A version of this post appeared in Spring of 2021.
Summer Break is Fast Approaching
It’s May and the summer break from school will be here before ya know it. I would hate to have you awaken that fateful day in early June with the incessant “I’m bored”, or loud screaming that typically accompanies siblings being home together all day.
Oh, the joys of summer.
There is much to think about, and all kinds of activities to do. It can be overwhelming just trying to fit everything in the few short months before summer ends. On the other hand, it can seem like, without the schedule of classes and school activities, some kids are in a hopeless state of boredom over summer break.
For All the Planners
A very effective way to plan for the summer while squeezing out every drop of fun you can is to get a calendar and plan the entire summer out, week-by-week. You may have some day-long, or week-long camps; the annual summer vacation to the beach or Disney, your kid’s sporting events, a trip to Aunt Rhoda’s… Once you have those regular events scheduled, you can start getting creative. Oh, by the way, if your child has special needs, contact the Park (Disney…) they formerly provided passes to avoid long wait times.
I’ll bet your family has a bucket list of fun and ‘different’ things you all would like to do, but haven’t. Often, we don’t do fun things because we don’t plan for them. So, plan the activities and get that small flower garden planted, bake some cookies, go camping in the backyard, go on that day trip to Gettysburg, project a movie on your garage door and have a homemade drive-in, do some star-gazing, start an annual neighborhood kickball tournament and, of course, can’t forget about getting a net (not a Wiffle bat) and catching lightning bugs.
Not Everything Has to Be “Fun” Over Summer Break
You may include some things in the summer agenda that aren’t necessarily fun but are still worthwhile. Summer is an excellent time to home your kids’ skills such as math, writing, or reading. If your child has special education services, talk to the Principal now about whether your child qualifies for Extended School Year (ESY). We also offer intensive summer online programming through DyslexiaTreaters.com. Teach the kiddos how to do various chores around the house (how to wash the family car…) or do a family project such as cleaning out that garage. In fact, sometimes those ‘chores’, if done together as a family, can be a bonding experience. Especially when the outcome is achieved by everyone’s hard work.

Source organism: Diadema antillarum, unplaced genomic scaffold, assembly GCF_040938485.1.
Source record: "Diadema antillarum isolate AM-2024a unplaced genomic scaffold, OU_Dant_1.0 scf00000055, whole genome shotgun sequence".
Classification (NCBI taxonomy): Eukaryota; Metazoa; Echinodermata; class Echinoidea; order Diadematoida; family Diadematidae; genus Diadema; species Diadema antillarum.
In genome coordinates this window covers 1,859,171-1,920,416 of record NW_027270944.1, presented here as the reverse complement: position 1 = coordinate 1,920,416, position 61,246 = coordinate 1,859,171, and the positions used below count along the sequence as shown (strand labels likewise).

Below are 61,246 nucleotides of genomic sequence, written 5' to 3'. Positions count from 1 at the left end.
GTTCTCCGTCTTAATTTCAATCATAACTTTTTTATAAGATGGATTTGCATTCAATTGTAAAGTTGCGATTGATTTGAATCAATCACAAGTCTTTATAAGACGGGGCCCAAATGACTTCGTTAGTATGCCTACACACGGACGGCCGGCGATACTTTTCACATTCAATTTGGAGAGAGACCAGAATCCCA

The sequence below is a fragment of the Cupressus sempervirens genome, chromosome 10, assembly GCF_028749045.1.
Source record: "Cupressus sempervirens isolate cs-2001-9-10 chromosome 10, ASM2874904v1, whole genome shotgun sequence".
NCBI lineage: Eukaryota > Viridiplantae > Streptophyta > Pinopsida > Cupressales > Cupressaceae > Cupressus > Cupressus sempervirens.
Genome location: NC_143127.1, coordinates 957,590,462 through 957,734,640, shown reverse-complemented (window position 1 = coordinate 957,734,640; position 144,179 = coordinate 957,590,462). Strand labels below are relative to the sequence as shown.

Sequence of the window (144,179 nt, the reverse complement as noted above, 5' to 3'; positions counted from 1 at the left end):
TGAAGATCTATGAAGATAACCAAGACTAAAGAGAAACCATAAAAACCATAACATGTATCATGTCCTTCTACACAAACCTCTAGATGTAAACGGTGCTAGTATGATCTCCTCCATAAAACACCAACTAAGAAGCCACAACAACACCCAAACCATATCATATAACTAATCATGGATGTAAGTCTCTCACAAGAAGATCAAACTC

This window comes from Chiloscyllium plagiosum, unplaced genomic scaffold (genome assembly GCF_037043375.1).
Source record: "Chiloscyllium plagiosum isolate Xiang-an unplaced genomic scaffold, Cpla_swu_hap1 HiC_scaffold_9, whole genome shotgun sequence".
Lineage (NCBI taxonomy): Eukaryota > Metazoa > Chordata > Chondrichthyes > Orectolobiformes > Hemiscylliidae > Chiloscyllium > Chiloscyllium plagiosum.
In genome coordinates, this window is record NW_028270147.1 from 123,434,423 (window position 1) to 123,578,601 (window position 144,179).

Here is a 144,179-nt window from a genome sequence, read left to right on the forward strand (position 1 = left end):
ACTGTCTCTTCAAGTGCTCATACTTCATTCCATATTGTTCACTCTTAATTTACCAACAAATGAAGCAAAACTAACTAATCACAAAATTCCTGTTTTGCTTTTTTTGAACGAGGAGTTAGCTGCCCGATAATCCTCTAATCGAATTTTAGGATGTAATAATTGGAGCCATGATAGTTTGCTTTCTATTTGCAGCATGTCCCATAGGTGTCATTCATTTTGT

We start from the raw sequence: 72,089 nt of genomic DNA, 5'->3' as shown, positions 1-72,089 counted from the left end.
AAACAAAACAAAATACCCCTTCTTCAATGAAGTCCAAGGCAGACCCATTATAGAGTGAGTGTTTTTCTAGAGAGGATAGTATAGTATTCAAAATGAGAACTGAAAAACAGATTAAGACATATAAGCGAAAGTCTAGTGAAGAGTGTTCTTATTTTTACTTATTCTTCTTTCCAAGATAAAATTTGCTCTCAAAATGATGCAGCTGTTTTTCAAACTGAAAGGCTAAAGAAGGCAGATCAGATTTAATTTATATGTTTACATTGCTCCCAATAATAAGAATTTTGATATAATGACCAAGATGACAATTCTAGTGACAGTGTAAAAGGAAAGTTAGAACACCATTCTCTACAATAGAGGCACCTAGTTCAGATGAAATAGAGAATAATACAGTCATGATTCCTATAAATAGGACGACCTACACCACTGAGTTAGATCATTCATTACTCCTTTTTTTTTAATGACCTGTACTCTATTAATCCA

If your child is on the spectrum, the summer break from school is a time you can be a bit more indulgent in your child’s obsessive interests (sharks, star wars, etc…) but only after nonpreferred is done, and don’t overindulge! Also, in the same vein, there can be a tendency to isolate and avoid social encounters; be sure to incorporate supervised social encounters into the calendar. You may find it helpful to plan trips to the zoo, local library, autism-friendly theatre, and bookstore. Also, don’t forget for all kiddos: daily running around and lots of physical activity.
Childcare, Babysitting, and Summer Camps
Babysitters and childcare tend to get filled up pretty quickly, so don’t delay in connecting with that local teenager who does a great job with your kids, or that daycare provider who comes highly recommended by your friends. Reserve the spots and make deposits, based on the schedule mentioned earlier. Also, start now to reserve spots for summer camps: they fill up very quickly. If your child has special needs and will be attending a therapeutic camp, call your child’s case manager for an updated list of camps, and contact your child’s psychologist to obtain a current prescription. If you want to enroll your special needs child into a typical camp or activity, and believe he’ll need individualized attention, you may be able to obtain IBHS (formerly ‘wraparound services’) to provide such attention. Contact their psychologist to further discuss this option.
Keeping a Daily Routine
Summer is time for relaxation, being laidback, and being more flexible and free-flowing. However, too much of a good thing can be a bad thing. Maintaining some semblance of routine can be helpful, especially if it involves getting past the less favored tasks (chores, academics) to move on to more fun, sun-filled activities. If your child has special needs, maintaining a consistent routine is even more important. In fact, be sure he knows about the schedule, what to expect, and answer any questions ahead of time. A picture schedule is also very helpful!
As the Summer Winds Down
I hate to write about the summer ending when it hasn’t even begun, but keep in mind the importance of getting more and more into a school routine as the summer comes to a close. The last week of summer should be very close to the school routine in terms of bedtime and wake-up.
Have a wonderful summer!!!